Welcome: An Introduction

Sharing the insights I discover as I explore and experience the mystery that is our reality. Join me in my journey and share yours.

Tuesday, November 16, 2010

Moving Past Hypocrisy Towards Christ

"If I were to be a good Franciscan, that is, Christlike, I would first of all have to be in almost all points as this peasant appears to be. That is-to set no store on pride in knowledge, or possessions, or ambitions, but completely obscure looking and acting: and with all that not envious, not ambitious, but quiet and good, and giving people things, and being patient, and working and living on little food. But being, first nobody: this peasant, obscure and dark, and silent, and not knowing much how to talk: of such were Christ's Apostles.
                                    ~ Thomas Merton, Run to the Mountain, p. 10

These are Merton's reflections after coming across an Italian immigrant woodcutter living in the depths of New York City during the beginning of World War II. He notes that this is a man who "never says anything and never understands the crazy political fellows, and is humble and poor in Spirit too and loves God and prays to Him like a child (for we all should)." Run to the Mountain, p. 70.

I recently watched an interview with Shane Claiborne. Until recently I had never heard of Mr. Claiborne but now I am waiting with anticipation to get my hands on his books! If you aren't familiar with him I'd definitely suggest getting aquainted. One thing that struck me when I heard him speaking: wow this guy really walks the walk! He is genuine and fervent in faith and puts it into action, calling others to as well. He lives in an intentional community where whatever money is made is dispersed to those in the community as needed, the rest goes to the poor. In the interview I watched he stated that if one has two coats, they have one coat too many. That if one has two coats than that means there is one person in the world that is cold that wouldn't have to be if that person with two just surrendered their material belongings in the name of compassion and love. (I'm paraphrasing). That is so true! And so very Christ-like! Why aren't more of us Christians like that?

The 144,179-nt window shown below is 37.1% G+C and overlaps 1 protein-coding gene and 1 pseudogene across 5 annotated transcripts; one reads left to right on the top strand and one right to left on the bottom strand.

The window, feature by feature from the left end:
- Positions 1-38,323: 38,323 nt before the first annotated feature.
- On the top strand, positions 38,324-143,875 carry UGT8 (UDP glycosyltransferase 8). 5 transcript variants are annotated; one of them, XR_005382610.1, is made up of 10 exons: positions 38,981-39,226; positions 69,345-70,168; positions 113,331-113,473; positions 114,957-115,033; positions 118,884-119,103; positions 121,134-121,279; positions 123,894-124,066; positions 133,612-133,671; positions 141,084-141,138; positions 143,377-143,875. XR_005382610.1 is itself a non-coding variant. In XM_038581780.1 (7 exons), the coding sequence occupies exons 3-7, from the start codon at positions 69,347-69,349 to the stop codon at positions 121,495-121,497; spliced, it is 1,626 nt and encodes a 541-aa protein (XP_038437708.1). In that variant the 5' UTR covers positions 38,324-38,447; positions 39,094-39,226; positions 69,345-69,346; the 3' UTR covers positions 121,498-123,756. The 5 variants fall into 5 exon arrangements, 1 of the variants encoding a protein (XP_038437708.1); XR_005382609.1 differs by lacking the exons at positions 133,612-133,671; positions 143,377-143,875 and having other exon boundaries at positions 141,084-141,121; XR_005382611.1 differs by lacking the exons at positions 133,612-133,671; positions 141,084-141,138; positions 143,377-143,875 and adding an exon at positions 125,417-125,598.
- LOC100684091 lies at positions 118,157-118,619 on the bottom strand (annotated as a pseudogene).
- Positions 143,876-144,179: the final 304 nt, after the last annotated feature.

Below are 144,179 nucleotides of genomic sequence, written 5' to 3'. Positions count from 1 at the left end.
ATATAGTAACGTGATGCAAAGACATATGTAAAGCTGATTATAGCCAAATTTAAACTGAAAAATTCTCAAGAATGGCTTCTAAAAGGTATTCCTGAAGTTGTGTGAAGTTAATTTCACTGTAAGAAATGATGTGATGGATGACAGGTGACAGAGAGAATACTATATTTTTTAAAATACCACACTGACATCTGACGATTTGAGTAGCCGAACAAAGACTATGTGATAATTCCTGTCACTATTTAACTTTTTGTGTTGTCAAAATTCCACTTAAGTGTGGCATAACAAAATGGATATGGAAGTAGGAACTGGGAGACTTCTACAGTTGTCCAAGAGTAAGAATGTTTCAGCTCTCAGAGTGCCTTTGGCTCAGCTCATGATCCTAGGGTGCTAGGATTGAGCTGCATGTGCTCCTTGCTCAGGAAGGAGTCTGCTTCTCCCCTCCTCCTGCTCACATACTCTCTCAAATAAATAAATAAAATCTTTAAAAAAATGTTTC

All of this makes me wonder about all the lucrative pastors and preachers worldwide that go through the circuits and travel, spreading the Word from shore to shore and beyond. Are they really living the message out that they preach? Are they really living it out by staying in lush hotel suites when down in the streets not too far away there are those who are huddling over trash cans with small fires burning, trying to keep warm, stomachs aching, hopes faltering? Are they living it out eating at five star restaurants while there are those whose cupboards are bare, children crying, parent's hearts breaking, as they have nothing to feed them?  

Aren't we as Christians supposed to let our lights shine in the darkness? Aren't we supposed to bring the message of Christ, which is hope and love and life and light, to the hopeless and those that are wounded? One of my pet peeves is that many of these pastors preach all of these great things, but only to those that can afford a pricey ticket in order to get in to hear their message. The truth should be free! Not a means of lining one's pocket.

How does the Bible say we should go about following Christ, spreading His message?

Luke 9:23-24
23 Then he said to them all: “If anyone would come after me, he must deny himself and take up his cross daily and follow me. 24 For whoever wants to save his life will lose it, but whoever loses his life for me will save it.
Matthew 25:34-40  
 34 “Then the King will say to those on his right, ‘Come, you who are blessed by my Father; take your inheritance, the kingdom prepared for you since the creation of the world. 35 For I was hungry and you gave me something to eat, I was thirsty and you gave me something to drink, I was a stranger and you invited me in, 36 I needed clothes and you clothed me, I was sick and you looked after me, I was in prison and you came to visit me.’